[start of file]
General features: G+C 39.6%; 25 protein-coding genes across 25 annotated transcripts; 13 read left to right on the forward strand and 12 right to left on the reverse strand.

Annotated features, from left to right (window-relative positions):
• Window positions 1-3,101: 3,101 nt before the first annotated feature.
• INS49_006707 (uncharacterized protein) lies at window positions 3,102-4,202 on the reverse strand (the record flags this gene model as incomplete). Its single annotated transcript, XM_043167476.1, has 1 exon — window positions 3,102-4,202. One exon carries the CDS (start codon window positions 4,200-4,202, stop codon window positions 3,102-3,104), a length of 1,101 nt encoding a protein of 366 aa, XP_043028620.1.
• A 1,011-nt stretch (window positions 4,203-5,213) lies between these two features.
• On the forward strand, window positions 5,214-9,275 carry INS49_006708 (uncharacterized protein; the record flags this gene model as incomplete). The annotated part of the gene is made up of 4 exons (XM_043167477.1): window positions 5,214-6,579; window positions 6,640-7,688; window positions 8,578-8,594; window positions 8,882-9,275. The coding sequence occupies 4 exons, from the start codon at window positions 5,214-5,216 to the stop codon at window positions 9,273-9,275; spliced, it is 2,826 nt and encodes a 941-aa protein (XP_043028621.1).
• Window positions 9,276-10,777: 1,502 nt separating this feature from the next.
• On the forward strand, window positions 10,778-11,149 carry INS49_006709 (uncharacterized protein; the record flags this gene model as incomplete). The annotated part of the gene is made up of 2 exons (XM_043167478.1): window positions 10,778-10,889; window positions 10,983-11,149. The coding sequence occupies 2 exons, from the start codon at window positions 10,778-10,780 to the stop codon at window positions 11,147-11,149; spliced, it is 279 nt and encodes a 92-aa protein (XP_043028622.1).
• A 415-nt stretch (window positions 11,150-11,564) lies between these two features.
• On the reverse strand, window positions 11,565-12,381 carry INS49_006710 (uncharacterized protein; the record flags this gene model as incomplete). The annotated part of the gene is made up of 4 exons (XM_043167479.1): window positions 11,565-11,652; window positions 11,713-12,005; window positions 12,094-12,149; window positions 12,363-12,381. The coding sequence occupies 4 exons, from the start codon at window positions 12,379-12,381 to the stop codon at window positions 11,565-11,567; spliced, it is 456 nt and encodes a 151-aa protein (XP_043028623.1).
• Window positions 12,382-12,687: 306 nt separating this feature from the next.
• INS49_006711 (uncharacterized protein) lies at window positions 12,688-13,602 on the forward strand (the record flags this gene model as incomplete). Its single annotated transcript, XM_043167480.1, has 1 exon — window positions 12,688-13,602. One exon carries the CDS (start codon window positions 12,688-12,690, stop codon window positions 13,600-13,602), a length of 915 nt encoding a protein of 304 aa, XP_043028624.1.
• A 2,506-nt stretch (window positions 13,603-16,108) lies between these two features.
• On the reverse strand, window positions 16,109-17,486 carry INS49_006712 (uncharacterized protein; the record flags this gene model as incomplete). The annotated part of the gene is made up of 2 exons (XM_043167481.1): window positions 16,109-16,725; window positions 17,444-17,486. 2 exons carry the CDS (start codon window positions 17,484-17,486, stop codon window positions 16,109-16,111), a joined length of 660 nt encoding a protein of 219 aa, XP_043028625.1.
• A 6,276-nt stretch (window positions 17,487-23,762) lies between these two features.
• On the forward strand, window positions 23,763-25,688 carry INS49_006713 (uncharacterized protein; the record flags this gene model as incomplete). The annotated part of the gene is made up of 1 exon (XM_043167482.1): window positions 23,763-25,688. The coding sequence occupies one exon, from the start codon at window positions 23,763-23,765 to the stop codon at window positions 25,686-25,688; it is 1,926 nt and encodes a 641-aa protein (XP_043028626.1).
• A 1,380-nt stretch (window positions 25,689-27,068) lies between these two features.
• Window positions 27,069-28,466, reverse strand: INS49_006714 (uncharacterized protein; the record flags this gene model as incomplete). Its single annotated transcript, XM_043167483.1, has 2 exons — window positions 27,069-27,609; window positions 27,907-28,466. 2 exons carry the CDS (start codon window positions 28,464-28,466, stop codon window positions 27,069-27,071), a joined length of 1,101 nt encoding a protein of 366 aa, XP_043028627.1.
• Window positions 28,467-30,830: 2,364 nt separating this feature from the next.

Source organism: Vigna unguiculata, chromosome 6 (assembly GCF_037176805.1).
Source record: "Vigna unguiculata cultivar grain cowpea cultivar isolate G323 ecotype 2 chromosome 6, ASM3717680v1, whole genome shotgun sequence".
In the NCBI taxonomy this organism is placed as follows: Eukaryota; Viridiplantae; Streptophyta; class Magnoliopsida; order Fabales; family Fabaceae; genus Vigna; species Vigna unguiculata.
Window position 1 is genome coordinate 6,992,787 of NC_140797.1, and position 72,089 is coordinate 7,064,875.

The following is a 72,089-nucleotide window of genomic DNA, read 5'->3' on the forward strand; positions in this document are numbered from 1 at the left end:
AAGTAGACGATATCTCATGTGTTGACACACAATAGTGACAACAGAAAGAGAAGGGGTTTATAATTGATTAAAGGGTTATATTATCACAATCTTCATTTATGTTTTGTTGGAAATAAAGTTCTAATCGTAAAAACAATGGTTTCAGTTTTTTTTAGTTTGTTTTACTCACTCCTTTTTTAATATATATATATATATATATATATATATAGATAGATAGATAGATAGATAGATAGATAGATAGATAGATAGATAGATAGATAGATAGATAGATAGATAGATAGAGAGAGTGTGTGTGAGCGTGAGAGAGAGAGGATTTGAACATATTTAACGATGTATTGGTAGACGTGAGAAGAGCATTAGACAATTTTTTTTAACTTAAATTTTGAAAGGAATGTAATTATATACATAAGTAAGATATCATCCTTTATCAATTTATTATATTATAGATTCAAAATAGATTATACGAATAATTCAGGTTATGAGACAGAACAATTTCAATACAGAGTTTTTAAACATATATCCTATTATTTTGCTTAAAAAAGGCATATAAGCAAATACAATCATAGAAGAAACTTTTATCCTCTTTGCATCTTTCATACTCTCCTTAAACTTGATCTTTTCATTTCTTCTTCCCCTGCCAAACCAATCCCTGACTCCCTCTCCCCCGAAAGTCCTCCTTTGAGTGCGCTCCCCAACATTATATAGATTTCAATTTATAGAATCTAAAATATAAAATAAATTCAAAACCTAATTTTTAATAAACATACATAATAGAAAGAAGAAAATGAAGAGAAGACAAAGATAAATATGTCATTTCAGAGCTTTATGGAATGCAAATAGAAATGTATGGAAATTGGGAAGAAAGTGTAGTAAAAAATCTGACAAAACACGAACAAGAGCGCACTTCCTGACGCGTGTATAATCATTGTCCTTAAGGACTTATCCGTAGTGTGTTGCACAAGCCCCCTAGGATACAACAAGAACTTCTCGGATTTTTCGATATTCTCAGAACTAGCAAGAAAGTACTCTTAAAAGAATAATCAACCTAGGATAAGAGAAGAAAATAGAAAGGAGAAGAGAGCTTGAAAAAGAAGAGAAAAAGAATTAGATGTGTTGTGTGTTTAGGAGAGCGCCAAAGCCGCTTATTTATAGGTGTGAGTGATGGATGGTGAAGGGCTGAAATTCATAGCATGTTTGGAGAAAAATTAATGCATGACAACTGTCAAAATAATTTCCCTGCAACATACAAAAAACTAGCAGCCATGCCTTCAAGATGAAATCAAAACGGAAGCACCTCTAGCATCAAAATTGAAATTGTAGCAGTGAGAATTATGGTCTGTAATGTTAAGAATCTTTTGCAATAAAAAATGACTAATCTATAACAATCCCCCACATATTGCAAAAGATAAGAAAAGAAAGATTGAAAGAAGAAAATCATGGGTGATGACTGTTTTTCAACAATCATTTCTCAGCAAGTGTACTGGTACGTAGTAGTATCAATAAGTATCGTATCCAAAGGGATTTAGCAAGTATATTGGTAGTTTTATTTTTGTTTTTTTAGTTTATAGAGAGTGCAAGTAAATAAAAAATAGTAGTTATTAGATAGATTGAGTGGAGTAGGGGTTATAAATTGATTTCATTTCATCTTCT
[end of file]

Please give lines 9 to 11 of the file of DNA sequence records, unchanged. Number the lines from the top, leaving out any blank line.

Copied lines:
• A 415-nt stretch (window positions 11,150-11,564) lies between these two features.
• On the reverse strand, window positions 11,565-12,381 carry INS49_006710 (uncharacterized protein; the record flags this gene model as incomplete). The annotated part of the gene is made up of 4 exons (XM_043167479.1): window positions 11,565-11,652; window positions 11,713-12,005; window positions 12,094-12,149; window positions 12,363-12,381. The coding sequence occupies 4 exons, from the start codon at window positions 12,379-12,381 to the stop codon at window positions 11,565-11,567; spliced, it is 456 nt and encodes a 151-aa protein (XP_043028623.1).
• Window positions 12,382-12,687: 306 nt separating this feature from the next.